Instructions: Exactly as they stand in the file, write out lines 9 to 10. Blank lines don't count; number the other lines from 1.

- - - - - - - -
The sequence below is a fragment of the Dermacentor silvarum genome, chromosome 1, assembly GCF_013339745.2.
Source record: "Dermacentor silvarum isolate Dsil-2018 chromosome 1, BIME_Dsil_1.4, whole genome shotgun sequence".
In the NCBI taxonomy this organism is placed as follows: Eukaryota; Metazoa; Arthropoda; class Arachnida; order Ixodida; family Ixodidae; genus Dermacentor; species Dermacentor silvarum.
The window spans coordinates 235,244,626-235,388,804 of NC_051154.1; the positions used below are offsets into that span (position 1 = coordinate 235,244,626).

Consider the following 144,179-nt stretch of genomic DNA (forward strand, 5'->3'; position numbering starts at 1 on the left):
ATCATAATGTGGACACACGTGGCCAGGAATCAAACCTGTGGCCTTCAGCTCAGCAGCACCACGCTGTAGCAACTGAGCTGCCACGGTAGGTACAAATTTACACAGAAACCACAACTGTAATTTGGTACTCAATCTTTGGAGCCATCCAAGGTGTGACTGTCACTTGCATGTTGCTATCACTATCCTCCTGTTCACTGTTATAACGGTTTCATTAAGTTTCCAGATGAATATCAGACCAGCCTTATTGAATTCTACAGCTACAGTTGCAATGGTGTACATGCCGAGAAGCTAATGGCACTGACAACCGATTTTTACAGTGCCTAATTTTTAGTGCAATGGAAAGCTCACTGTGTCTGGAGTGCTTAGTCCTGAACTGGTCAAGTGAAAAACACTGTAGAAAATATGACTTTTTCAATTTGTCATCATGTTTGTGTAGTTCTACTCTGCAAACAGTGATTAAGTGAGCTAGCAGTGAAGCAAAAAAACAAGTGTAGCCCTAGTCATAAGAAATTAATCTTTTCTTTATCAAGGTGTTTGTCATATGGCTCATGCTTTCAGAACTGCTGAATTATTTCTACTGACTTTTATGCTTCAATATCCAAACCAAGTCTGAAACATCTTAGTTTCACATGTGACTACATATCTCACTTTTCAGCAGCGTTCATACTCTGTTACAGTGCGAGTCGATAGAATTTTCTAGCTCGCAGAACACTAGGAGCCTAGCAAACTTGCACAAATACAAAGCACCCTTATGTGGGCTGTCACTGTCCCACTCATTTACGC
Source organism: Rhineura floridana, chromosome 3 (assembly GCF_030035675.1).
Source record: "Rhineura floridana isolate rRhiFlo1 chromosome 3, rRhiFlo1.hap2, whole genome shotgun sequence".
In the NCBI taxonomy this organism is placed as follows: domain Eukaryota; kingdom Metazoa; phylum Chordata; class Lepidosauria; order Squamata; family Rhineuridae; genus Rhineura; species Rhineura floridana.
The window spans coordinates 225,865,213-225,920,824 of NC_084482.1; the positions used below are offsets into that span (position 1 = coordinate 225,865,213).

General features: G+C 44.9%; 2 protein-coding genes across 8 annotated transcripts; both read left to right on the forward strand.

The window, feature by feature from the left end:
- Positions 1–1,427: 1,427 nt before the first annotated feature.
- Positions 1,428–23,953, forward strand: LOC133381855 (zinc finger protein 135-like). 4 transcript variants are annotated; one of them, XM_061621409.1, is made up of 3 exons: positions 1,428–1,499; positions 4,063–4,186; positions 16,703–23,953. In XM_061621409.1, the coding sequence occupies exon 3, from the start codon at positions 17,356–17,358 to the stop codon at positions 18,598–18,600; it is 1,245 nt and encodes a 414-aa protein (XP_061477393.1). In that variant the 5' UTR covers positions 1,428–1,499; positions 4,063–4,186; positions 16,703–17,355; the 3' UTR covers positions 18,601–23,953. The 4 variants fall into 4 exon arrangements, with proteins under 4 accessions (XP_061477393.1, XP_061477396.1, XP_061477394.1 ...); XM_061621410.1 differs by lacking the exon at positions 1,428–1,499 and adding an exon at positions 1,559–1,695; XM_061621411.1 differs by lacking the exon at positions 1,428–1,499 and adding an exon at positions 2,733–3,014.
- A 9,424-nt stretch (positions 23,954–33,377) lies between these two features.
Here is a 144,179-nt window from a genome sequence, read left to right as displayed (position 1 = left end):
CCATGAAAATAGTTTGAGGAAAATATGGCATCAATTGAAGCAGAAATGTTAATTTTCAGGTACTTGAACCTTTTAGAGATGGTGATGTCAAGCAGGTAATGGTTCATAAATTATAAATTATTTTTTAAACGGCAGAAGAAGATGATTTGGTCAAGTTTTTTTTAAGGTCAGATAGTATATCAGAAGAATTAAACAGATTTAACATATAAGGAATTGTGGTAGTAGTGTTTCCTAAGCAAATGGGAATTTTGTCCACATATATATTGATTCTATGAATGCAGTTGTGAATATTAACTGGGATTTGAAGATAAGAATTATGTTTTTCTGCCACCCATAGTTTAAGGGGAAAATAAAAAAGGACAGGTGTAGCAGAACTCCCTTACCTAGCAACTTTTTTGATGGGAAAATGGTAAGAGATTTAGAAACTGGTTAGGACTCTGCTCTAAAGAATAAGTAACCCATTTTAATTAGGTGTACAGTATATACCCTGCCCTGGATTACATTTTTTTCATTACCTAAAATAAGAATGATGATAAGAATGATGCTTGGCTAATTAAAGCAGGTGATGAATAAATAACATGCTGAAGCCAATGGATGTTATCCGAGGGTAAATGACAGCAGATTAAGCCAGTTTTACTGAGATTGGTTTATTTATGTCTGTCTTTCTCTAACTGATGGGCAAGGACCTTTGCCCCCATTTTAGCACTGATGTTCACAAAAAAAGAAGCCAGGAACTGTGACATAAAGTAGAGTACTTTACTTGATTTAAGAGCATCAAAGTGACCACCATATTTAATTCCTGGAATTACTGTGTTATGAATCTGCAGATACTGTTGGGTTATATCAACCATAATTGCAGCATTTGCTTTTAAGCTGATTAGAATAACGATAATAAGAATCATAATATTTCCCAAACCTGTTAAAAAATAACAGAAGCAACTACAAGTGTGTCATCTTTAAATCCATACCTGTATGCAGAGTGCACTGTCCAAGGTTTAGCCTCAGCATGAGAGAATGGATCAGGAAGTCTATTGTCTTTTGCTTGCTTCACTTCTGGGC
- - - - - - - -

In the NCBI taxonomy this organism is placed as follows: domain Eukaryota; kingdom Metazoa; phylum Chordata; class Lepidosauria; order Squamata; family Rhineuridae; genus Rhineura; species Rhineura floridana.
The window spans coordinates 225,865,213-225,920,824 of NC_084482.1; the positions used below are offsets into that span (position 1 = coordinate 225,865,213).